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Violence And Mudslinging As Indian Election Enters Phase 6

Michelle Toh |
April 25, 2014 | 6:50 p.m. PDT

Assistant News Editor

Supporters of the Bharatiya Janata Party (BJP) in Trivandrum, Kerala in April 2014. (Creative Commons/gordontour)
Supporters of the Bharatiya Janata Party (BJP) in Trivandrum, Kerala in April 2014. (Creative Commons/gordontour)
Three suspected rebels and two Indian soldiers died Saturday in an overnight gunfight in the disputed Himalayan territory of Kashmir, police said

The fight came two days after the Indian general election entered its sixth phase of voting Thursday. Despite long queues and sweltering temperatures soaring above the nineties, millions of voters in 117 constituencies continued to make their way to polling stations, in one of the later stages of what has widely been called the world's biggest exercise of democracy.  

It was the second-largest day of voting in the election, the AP reported. 

That same day, seven were killed and four wounded by suspected rebels in two separate attacks in the eastern state of Jharkhand and Kashmir. Authorities said the rebels, said to be Maoist insurgents, ambushed and shot four paramilitary soldiers and three polling officials on buses. Two of the officials had been carrying voting machines. 

Protests had also broken out earlier that day in Kashmir, where hundreds threw rocks at polling stations, chanting, "Down with India!" 

The authorities used tear gas and batons to disperse the crowds. Voting was not disrupted, the police told the AP, but 13 were injured in a separate incident with protesters in the Anantnag constituency.

Despite Kashmir's relatively small stake in the election - electing only six of 543 parliamentary members - they said voting would take place over the course of several days due to security concerns.

While Kashmir has long been an area of conflict, local rebels have been dissuading residents to boycott the vote to show refusal of their recognition of Indian sovereignty, according to the AP.

Meanwhile, Narendra Modi, leader of the primary national opposition party Bharatiya Janata Party (BJP), proceeded to file his official nomination papers Thursday in the city of Varanasi, saying, "I am overwhelmed by the love showered on me by people of Varanasi." 

Modi is widely projected to win: opinion polls show he has taken a consistent and strong lead, "though it's important to note that Indian opinion polls have a history of projecting outcomes incorrectly," according to CNBC

Since 2001, Modi has been Chief Minister of Gujarat, India's tenth most-populous state of some 63 million, a considerable proportion of the nation's 814 million eligible voters, one that takes on an even greater importance in places like the Gujarat village of Raj Samadhiyala, where voting is mandated. In another example, the villagers of Valli, located 20 minutes by boat from Gujarat's adminstrative district, Anand, have been swimming across Lake Kanewal for the past four elections to produce a perfect voter turnout record, the Daily Mail reported.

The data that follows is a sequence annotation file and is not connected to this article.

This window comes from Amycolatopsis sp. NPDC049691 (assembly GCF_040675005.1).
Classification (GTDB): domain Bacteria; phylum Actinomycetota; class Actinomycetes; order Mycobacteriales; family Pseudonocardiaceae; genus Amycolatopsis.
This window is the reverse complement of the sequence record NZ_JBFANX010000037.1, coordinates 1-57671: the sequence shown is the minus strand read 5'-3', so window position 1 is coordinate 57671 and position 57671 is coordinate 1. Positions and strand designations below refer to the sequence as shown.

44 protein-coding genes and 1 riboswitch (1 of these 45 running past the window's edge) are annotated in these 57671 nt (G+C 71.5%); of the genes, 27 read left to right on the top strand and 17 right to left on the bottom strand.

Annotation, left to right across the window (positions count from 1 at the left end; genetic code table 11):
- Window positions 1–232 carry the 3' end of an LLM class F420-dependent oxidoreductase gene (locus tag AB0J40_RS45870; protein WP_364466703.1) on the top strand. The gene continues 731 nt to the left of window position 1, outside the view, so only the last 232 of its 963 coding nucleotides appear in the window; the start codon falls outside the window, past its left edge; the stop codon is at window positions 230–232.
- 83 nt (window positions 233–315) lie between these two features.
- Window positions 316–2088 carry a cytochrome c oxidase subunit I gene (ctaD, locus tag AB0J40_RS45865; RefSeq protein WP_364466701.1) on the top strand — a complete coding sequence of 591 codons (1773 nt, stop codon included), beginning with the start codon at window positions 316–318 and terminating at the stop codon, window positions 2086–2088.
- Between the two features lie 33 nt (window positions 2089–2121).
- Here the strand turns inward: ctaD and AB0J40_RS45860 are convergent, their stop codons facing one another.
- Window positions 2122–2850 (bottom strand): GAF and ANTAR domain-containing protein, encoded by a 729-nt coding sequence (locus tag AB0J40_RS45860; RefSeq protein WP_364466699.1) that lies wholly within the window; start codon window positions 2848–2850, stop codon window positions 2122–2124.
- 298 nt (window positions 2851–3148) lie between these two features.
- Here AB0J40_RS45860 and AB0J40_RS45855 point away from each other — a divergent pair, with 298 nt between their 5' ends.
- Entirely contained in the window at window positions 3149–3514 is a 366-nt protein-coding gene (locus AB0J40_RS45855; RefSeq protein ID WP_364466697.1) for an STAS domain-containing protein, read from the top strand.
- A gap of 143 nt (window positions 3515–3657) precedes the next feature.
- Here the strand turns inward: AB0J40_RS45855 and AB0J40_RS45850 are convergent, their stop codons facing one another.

Regional influences have long been said to dominate the national political landscape, but this election of two vastly contrasting candidates has been seen as different. Modi's upbringing in a poor family and his campaign platform, which focuses strongly on economic revival, has been said to relate to voters, unlike his opponent Rahul Gandhi, current Vice President of the National Congress Party. Heir-apparent of the prominent Nehru-Gandhi dynasty, Gandhi and his family has had a tight hold on Indian political authority since the country gained independence in 1947, with his father, Rajiv Gandhi, serving as the Indian Prime Minister in the 1980s and his mother, Sonia Gandhi, being the longest-serving President of Congress in the institution's history.

Congress faced defeat in four state elections held in December, "largely driven by the sour anti-incumbency mood, high food prices and anger over corruption," reported the New York Times. Hostility between the competitors has intensified by mudslinging and individual comments, such as those from Gandhi's sister Priyanka, who told constituents in Amethi, Uttar Pradesh Saturday not to vote for "outsiders." 

"I am not here to make you emotional, but to wipe your tears," Modi told voters at a rally in Jhansi, Uttar Pradesh in October. It was a direct jab at Gandhi, who had recently made several public speeches detailing the assassinations of his family members. "They killed my grandmother, father and will probably kill me too. I understand the pain of losing someone very close," he said.

Reports of Modi's predicted success has even led to top Indian economist Jagdish Bhagwati positioning himself as chief advisor in his new government, according to Reuters. Despite his confidence, however, Modi's slate is not without controversy: the candidate has perhaps most famously come under fire for his perceived negligence in the 2002 Gujarat riots, during which more than 1,000 people died, 2,500 were injured and hundreds went missing under his administration. An analysis done by Quartz also pointed out: "While... the state he oversaw is held up as a shining example of how India can and should grow, Gujarat's overall numbers actually show a mixed picture," with the state's quality of life ranking dropping sharply after Modi took office, according to the Human Development Index.

The election, spanning six weeks from April 7 to May 12, is the longest in the nation's history. Results will be revealed on May 16. 

Reach Assistant News Editor Michelle Toh here.



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